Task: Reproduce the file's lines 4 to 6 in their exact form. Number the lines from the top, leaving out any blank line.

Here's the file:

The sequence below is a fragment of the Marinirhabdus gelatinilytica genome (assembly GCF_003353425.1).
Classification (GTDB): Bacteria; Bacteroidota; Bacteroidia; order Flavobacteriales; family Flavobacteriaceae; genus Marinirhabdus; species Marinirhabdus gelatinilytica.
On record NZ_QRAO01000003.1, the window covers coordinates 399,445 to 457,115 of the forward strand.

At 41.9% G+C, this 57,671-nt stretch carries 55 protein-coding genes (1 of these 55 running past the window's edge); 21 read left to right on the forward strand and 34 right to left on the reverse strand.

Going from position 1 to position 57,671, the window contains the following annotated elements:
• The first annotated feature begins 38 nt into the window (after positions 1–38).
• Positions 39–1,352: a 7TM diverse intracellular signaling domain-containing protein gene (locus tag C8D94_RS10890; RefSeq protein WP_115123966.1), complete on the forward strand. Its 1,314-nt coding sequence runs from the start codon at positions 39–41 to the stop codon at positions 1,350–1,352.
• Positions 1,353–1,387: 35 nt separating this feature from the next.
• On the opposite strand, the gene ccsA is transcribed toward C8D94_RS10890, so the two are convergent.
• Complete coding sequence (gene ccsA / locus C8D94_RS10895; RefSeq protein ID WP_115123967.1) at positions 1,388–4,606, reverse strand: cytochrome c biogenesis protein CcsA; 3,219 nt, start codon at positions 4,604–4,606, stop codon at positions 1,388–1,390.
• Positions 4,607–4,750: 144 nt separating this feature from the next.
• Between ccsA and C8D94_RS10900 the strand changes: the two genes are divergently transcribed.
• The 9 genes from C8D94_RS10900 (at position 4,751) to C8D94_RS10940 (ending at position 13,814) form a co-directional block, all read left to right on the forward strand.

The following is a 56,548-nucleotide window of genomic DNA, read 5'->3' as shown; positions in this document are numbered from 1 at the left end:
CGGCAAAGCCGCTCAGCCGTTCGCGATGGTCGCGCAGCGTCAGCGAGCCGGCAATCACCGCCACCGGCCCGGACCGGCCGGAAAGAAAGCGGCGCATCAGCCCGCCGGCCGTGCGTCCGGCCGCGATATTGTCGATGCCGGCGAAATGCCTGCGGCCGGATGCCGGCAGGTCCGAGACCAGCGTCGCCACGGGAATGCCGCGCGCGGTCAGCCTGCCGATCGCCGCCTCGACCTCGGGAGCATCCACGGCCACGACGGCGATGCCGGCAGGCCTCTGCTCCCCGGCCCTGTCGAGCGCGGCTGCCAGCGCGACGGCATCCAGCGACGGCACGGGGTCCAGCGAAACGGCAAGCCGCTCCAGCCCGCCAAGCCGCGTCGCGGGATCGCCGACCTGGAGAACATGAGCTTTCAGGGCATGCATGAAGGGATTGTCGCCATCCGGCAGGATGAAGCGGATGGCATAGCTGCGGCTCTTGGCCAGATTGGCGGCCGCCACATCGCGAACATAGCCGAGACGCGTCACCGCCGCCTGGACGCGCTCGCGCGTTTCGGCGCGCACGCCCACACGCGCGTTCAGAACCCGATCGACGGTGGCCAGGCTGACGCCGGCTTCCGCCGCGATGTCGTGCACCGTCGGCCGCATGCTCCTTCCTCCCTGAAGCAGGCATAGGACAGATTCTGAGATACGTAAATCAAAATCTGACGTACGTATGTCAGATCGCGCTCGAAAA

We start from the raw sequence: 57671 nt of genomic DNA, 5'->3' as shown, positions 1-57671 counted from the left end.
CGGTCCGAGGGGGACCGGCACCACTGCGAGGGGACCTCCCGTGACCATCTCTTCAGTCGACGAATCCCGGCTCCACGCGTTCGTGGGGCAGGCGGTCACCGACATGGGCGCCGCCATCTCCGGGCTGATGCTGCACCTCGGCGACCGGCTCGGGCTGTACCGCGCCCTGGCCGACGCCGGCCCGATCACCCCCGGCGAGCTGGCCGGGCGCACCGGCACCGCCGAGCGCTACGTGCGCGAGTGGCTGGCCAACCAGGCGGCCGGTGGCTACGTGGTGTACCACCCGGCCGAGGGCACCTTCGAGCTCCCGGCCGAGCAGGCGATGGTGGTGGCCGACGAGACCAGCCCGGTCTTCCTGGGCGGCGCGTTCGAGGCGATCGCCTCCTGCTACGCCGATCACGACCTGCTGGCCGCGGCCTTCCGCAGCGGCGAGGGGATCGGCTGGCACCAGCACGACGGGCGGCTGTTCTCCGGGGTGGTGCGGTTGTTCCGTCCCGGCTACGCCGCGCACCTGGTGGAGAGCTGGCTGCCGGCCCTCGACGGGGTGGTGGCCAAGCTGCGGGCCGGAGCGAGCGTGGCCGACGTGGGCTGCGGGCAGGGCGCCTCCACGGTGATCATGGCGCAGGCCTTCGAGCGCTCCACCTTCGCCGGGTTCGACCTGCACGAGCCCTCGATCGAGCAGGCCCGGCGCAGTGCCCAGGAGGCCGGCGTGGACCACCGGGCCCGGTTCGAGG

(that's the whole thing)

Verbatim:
At 41.9% G+C, this 57,671-nt stretch carries 55 protein-coding genes (1 of these 55 running past the window's edge); 21 read left to right on the forward strand and 34 right to left on the reverse strand.

Going from position 1 to position 57,671, the window contains the following annotated elements:
• The first annotated feature begins 38 nt into the window (after positions 1–38).